Label (on release): Rockin' Horse/ Arista
Year of Release: 1986
Acquiring studio acetates of an artist's work is a peculiar but flawed pleasure. You open the sleeve to the pungent whiff of metal and vinyl lacquer, then there's the buzz of excitement as the needle hits the groove. You're never quite sure if what you've bought is unique or not, an abandoned earlier version of a known song, or even a long lost demo or out-take. But then often the fragility of the medium becomes apparent as the scratches and scuffs interfere with the occasionally agreeable music. And that's what we have here - a worn copy of an obscure single I've tried to tidy up as best I could.
"Town" - or "Town of Forgotten Talent" as it was eventually known - is a reminder that aggressive, snarling political pop (as opposed to rock) was a more common presence in the eighties than we've given it credit for since. For every Billy Bragg wannabe, there were dozens of acts with synths and sardonic vocals making their discontentment with Thatcherism known. Even Depeche Mode, widely regarded in the UK as millionaire stadium pop stars these days, released "Construction Time Again" in 1983, an album espousing democratic Socialism accompanied by interviews fiercely defending the welfare state and NHS. "Everything Counts" was a hit twice over and nobody batted an eyelid.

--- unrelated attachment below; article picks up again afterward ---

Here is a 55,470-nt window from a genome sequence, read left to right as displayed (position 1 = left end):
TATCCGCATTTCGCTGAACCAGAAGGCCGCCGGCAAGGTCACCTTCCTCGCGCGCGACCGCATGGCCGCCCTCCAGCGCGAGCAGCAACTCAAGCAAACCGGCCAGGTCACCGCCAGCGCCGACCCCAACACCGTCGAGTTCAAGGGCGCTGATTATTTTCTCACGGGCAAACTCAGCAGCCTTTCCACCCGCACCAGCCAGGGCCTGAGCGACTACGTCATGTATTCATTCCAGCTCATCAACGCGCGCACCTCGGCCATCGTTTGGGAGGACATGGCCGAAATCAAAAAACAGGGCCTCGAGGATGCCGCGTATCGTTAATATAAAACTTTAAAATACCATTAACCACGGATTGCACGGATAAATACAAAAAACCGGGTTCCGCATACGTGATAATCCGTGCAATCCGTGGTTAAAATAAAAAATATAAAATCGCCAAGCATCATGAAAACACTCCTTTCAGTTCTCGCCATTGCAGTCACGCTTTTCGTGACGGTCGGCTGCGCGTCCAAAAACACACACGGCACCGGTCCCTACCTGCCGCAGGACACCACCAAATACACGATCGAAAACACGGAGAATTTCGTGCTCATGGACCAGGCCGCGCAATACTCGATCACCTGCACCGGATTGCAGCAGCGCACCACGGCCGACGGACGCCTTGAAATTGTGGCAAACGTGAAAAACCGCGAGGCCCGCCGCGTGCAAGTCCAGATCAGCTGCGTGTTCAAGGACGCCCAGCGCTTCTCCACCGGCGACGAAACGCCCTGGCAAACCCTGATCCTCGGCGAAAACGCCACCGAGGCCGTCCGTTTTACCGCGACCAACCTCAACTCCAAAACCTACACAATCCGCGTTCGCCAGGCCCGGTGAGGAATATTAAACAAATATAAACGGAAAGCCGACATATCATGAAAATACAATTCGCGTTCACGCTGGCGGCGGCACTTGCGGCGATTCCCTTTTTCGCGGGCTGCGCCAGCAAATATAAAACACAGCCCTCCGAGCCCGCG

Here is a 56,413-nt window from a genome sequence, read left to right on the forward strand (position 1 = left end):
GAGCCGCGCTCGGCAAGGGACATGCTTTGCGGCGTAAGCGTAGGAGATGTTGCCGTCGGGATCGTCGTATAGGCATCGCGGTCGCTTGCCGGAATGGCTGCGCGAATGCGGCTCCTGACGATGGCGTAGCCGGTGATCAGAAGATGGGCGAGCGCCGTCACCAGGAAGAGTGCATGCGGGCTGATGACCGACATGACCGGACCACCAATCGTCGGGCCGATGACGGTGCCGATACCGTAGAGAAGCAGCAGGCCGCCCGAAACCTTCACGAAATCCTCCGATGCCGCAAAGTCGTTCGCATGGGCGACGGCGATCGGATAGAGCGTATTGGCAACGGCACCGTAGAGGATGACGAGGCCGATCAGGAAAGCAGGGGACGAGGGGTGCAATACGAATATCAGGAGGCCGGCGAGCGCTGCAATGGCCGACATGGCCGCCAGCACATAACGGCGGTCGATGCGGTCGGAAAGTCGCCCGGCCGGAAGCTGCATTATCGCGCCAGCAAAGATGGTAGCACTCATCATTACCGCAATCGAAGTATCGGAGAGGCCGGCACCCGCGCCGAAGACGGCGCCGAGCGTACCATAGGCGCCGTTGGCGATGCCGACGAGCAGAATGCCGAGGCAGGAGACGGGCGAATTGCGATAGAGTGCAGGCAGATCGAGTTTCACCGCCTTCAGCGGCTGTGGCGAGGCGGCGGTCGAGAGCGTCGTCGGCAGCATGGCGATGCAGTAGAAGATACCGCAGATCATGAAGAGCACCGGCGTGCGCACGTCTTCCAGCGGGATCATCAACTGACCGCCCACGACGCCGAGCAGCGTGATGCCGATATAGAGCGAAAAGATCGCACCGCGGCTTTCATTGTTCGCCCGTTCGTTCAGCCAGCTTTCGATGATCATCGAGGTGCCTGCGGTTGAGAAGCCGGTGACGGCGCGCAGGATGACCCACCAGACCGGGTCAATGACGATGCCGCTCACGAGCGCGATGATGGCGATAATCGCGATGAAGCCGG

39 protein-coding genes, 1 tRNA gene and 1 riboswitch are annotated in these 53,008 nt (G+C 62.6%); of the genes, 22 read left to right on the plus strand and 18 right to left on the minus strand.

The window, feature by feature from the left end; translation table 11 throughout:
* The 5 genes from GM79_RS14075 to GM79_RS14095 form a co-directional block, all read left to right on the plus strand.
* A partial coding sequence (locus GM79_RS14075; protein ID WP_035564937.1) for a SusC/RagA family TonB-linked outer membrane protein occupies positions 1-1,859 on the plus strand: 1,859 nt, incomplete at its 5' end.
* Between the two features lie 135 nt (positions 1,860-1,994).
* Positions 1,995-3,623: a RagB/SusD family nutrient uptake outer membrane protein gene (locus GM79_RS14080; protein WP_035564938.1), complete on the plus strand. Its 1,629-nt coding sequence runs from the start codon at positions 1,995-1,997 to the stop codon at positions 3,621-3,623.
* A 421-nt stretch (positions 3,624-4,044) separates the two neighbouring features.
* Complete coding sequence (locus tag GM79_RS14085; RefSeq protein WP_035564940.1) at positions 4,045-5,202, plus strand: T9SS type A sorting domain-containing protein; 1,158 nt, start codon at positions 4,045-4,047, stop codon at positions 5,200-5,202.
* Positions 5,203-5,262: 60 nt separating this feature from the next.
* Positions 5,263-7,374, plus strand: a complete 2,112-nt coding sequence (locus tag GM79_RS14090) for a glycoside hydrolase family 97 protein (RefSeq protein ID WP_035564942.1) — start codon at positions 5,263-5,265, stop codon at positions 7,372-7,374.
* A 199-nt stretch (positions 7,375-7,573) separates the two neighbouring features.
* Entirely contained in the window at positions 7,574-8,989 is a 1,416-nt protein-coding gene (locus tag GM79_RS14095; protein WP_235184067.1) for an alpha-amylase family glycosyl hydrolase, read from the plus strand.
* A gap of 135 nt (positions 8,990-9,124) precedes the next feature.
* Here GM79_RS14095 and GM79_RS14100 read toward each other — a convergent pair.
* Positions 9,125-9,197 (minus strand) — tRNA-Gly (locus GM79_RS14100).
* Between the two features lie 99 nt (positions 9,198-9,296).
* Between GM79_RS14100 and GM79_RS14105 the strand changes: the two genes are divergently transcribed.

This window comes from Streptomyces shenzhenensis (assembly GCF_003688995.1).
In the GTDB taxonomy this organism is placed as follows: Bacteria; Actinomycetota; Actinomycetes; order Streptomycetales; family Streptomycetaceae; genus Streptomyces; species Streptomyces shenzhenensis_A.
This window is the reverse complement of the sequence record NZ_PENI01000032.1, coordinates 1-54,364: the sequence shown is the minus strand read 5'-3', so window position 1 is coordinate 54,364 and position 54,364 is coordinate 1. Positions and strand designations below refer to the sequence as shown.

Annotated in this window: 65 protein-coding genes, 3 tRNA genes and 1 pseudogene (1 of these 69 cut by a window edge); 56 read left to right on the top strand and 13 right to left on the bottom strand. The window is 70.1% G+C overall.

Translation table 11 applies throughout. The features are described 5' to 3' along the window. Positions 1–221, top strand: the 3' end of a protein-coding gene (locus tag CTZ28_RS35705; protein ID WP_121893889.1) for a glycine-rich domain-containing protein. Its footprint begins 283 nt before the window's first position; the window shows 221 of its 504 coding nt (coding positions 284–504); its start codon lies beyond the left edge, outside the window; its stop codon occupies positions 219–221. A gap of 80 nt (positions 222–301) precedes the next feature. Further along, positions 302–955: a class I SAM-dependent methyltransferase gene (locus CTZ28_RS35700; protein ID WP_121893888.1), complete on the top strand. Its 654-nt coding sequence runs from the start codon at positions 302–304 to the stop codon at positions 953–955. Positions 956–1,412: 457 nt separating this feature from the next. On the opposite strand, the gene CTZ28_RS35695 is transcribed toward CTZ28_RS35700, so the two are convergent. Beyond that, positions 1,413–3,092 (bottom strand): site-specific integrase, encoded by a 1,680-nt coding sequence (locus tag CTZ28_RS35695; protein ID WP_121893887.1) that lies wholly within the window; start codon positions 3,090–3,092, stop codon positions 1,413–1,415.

Let's not get tempted to bandy around comparisons carelessly, though. "Town" is less subdued and a lot more furious than that. Focussing its anger on the unemployment statistics of the time, there's a grit-teethed, almost Lydon-esque delivery to the lyrics, while underneath tumbling piano lines clash with aggressive fiddle playing and agitated electronic bass lines and beats. It's a fantastically busy record which could easily have been favoured by Janice Long on Radio One in the early evening (I have no information to suggest it was, mind you) and in terms of both its sound and subject matter sums up a period of time beautifully - a time we seem to have accidentally transported ourselves back to in recent years. Regrettably, not a single word of this record seems dated or any less true now than it did in 1986.
From the little I have managed to find out about Foster Pilkington, he appears to have been a multi-instrumentalist from Scarborough who played all the studio parts to his songs himself - a well-worn idea now, but a bit more of a novelty in 1986. He had two singles out (this and the follow-up "Listening Land") before Arista Records lost interest in him with no LP being released. According to a couple of vague sources he is still musically active and living in Essex, but only one self-released effort in 2011 ("Empty", about homelessness) is apparent.
As for the acetate, it's hard to say whether it differs to the officially released 7" version, but it's certainly wildly different to the 12" version on YouTube. If anyone can resolve this riddle, I'd be grateful for further information.